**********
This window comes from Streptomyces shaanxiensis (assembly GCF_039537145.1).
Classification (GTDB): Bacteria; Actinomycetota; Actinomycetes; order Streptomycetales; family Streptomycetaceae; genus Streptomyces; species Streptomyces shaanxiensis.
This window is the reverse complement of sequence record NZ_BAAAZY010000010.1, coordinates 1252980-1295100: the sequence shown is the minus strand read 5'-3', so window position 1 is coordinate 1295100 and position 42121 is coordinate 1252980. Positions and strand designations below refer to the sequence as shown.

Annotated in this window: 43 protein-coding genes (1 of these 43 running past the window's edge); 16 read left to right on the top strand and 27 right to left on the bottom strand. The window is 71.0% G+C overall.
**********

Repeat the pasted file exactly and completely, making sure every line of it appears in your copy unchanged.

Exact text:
This window comes from Streptomyces shaanxiensis (assembly GCF_039537145.1).
Classification (GTDB): Bacteria; Actinomycetota; Actinomycetes; order Streptomycetales; family Streptomycetaceae; genus Streptomyces; species Streptomyces shaanxiensis.
This window is the reverse complement of sequence record NZ_BAAAZY010000010.1, coordinates 1252980-1295100: the sequence shown is the minus strand read 5'-3', so window position 1 is coordinate 1295100 and position 42121 is coordinate 1252980. Positions and strand designations below refer to the sequence as shown.

Annotated in this window: 43 protein-coding genes (1 of these 43 running past the window's edge); 16 read left to right on the top strand and 27 right to left on the bottom strand. The window is 71.0% G+C overall.